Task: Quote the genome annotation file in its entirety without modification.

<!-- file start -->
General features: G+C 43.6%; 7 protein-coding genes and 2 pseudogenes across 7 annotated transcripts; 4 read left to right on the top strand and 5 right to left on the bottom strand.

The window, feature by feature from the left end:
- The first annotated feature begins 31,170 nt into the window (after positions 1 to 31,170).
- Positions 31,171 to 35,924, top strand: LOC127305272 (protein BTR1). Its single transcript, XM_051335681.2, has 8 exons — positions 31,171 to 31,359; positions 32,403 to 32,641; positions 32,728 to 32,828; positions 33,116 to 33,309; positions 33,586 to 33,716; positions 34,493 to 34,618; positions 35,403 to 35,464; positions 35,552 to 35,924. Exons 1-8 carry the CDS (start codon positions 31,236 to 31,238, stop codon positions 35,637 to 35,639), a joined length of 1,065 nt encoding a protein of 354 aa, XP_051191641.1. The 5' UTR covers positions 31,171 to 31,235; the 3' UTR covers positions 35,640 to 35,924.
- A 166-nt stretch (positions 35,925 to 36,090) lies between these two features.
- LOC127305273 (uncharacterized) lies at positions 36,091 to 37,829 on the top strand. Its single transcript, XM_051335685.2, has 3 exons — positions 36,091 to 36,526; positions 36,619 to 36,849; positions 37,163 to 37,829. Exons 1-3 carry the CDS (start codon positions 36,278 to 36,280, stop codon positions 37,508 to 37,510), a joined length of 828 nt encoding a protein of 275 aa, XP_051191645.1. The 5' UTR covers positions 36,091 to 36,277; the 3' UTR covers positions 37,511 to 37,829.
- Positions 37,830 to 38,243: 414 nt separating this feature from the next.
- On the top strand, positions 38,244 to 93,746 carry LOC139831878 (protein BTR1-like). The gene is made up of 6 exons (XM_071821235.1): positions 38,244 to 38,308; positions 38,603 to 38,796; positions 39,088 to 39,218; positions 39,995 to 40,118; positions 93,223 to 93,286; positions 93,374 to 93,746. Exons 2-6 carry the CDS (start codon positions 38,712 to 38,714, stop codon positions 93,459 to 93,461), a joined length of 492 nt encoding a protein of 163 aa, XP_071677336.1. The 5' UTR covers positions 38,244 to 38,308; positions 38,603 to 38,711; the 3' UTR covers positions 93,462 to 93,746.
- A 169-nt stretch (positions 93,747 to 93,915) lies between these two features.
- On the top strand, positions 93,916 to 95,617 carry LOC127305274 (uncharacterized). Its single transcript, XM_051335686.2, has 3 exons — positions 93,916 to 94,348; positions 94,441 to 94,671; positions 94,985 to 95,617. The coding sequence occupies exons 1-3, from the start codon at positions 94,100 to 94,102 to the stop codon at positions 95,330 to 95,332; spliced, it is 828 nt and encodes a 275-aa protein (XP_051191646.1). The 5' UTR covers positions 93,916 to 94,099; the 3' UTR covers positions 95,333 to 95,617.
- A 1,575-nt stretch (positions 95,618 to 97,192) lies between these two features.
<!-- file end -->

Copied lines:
General features: G+C 43.6%; 7 protein-coding genes and 2 pseudogenes across 7 annotated transcripts; 4 read left to right on the top strand and 5 right to left on the bottom strand.

The window, feature by feature from the left end:
- The first annotated feature begins 31,170 nt into the window (after positions 1 to 31,170).
- Positions 31,171 to 35,924, top strand: LOC127305272 (protein BTR1). Its single transcript, XM_051335681.2, has 8 exons — positions 31,171 to 31,359; positions 32,403 to 32,641; positions 32,728 to 32,828; positions 33,116 to 33,309; positions 33,586 to 33,716; positions 34,493 to 34,618; positions 35,403 to 35,464; positions 35,552 to 35,924. Exons 1-8 carry the CDS (start codon positions 31,236 to 31,238, stop codon positions 35,637 to 35,639), a joined length of 1,065 nt encoding a protein of 354 aa, XP_051191641.1. The 5' UTR covers positions 31,171 to 31,235; the 3' UTR covers positions 35,640 to 35,924.
- A 166-nt stretch (positions 35,925 to 36,090) lies between these two features.
- LOC127305273 (uncharacterized) lies at positions 36,091 to 37,829 on the top strand. Its single transcript, XM_051335685.2, has 3 exons — positions 36,091 to 36,526; positions 36,619 to 36,849; positions 37,163 to 37,829. Exons 1-3 carry the CDS (start codon positions 36,278 to 36,280, stop codon positions 37,508 to 37,510), a joined length of 828 nt encoding a protein of 275 aa, XP_051191645.1. The 5' UTR covers positions 36,091 to 36,277; the 3' UTR covers positions 37,511 to 37,829.
- Positions 37,830 to 38,243: 414 nt separating this feature from the next.
- On the top strand, positions 38,244 to 93,746 carry LOC139831878 (protein BTR1-like). The gene is made up of 6 exons (XM_071821235.1): positions 38,244 to 38,308; positions 38,603 to 38,796; positions 39,088 to 39,218; positions 39,995 to 40,118; positions 93,223 to 93,286; positions 93,374 to 93,746. Exons 2-6 carry the CDS (start codon positions 38,712 to 38,714, stop codon positions 93,459 to 93,461), a joined length of 492 nt encoding a protein of 163 aa, XP_071677336.1. The 5' UTR covers positions 38,244 to 38,308; positions 38,603 to 38,711; the 3' UTR covers positions 93,462 to 93,746.
- A 169-nt stretch (positions 93,747 to 93,915) lies between these two features.
- On the top strand, positions 93,916 to 95,617 carry LOC127305274 (uncharacterized). Its single transcript, XM_051335686.2, has 3 exons — positions 93,916 to 94,348; positions 94,441 to 94,671; positions 94,985 to 95,617. The coding sequence occupies exons 1-3, from the start codon at positions 94,100 to 94,102 to the stop codon at positions 95,330 to 95,332; spliced, it is 828 nt and encodes a 275-aa protein (XP_051191646.1). The 5' UTR covers positions 93,916 to 94,099; the 3' UTR covers positions 95,333 to 95,617.
- A 1,575-nt stretch (positions 95,618 to 97,192) lies between these two features.